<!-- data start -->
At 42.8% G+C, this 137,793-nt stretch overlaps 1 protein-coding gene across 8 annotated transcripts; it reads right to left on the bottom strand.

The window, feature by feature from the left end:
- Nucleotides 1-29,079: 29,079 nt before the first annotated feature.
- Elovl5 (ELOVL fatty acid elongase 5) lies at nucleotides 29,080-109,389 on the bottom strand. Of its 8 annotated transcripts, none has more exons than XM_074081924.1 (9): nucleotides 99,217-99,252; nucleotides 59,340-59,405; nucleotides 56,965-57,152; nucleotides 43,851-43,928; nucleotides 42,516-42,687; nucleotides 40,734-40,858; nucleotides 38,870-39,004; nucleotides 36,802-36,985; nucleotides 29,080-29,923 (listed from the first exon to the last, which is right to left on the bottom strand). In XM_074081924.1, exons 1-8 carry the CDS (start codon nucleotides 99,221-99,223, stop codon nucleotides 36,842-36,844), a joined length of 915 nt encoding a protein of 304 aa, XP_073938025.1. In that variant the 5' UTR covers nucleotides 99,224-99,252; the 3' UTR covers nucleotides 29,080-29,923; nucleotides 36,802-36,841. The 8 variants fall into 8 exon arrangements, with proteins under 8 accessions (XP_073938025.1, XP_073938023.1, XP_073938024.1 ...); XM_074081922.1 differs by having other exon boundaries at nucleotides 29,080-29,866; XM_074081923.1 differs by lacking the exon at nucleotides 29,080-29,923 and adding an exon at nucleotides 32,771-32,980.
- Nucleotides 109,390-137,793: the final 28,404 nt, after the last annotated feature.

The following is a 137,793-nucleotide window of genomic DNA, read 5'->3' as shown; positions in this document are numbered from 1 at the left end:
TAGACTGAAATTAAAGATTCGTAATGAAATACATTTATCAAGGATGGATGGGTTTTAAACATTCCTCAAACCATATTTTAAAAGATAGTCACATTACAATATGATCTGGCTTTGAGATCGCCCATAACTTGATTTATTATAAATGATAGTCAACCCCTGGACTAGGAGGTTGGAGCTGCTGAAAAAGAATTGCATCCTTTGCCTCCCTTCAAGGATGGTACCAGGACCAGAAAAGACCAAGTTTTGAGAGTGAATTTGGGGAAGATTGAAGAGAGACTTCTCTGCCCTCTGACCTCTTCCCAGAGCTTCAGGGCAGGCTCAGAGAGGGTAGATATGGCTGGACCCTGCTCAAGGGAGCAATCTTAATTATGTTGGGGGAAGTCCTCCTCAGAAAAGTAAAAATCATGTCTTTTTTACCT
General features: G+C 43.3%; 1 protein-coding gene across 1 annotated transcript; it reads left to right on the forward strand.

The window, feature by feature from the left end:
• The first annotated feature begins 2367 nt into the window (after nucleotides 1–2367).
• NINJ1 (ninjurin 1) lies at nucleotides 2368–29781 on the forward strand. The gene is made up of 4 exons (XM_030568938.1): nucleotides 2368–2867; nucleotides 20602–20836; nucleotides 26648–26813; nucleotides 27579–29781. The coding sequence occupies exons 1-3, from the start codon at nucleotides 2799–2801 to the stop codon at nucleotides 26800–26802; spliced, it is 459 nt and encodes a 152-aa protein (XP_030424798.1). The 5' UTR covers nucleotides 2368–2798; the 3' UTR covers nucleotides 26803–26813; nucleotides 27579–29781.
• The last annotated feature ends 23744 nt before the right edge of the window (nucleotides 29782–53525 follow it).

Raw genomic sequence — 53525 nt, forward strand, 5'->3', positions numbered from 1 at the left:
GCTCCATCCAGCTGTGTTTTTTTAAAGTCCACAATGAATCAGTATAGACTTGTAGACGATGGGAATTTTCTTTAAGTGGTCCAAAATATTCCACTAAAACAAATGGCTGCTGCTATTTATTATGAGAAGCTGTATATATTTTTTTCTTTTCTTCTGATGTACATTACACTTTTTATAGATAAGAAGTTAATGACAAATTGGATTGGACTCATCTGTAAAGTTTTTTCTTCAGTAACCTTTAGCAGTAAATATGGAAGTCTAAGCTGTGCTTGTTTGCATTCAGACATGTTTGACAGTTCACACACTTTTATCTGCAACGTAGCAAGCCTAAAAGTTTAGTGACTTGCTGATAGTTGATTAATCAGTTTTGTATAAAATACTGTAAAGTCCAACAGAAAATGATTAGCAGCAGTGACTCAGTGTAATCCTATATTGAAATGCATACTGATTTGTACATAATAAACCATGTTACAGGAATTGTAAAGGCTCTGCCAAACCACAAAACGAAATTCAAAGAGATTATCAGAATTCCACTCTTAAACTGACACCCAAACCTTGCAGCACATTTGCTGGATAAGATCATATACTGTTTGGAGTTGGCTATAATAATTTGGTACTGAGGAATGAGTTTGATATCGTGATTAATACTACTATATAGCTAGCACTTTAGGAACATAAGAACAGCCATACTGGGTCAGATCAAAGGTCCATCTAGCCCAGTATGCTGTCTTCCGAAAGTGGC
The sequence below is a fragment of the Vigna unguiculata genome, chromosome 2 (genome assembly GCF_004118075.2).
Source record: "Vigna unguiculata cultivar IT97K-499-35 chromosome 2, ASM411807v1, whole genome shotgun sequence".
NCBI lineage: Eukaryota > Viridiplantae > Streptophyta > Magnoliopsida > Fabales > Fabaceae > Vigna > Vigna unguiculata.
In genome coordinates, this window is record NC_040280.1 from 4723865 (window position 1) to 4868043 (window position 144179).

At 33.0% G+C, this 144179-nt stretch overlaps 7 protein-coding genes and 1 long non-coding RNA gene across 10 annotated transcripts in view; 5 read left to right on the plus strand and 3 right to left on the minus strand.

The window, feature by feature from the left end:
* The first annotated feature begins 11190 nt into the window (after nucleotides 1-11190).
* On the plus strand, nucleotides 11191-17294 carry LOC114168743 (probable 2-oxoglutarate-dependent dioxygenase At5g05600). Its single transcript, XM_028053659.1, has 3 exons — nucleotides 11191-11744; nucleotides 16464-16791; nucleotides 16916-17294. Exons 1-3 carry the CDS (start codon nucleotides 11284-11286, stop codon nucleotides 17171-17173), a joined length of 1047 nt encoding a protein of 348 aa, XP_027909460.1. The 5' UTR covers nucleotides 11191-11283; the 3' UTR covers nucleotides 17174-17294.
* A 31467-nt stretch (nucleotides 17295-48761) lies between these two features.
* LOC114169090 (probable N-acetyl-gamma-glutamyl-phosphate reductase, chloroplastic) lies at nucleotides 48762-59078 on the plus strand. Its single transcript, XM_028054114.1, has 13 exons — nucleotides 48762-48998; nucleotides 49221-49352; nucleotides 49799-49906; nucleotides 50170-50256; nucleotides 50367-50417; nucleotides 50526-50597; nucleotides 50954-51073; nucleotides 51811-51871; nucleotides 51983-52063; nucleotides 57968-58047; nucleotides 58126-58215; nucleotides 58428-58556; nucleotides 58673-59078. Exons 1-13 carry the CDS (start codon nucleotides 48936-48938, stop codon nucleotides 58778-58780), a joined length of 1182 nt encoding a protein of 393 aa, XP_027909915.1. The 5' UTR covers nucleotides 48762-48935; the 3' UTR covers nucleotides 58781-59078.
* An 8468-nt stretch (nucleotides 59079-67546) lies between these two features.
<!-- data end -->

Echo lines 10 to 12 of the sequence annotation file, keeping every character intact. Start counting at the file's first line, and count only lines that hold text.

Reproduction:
• The first annotated feature begins 2367 nt into the window (after nucleotides 1–2367).
• NINJ1 (ninjurin 1) lies at nucleotides 2368–29781 on the forward strand. The gene is made up of 4 exons (XM_030568938.1): nucleotides 2368–2867; nucleotides 20602–20836; nucleotides 26648–26813; nucleotides 27579–29781. The coding sequence occupies exons 1-3, from the start codon at nucleotides 2799–2801 to the stop codon at nucleotides 26800–26802; spliced, it is 459 nt and encodes a 152-aa protein (XP_030424798.1). The 5' UTR covers nucleotides 2368–2798; the 3' UTR covers nucleotides 26803–26813; nucleotides 27579–29781.
• The last annotated feature ends 23744 nt before the right edge of the window (nucleotides 29782–53525 follow it).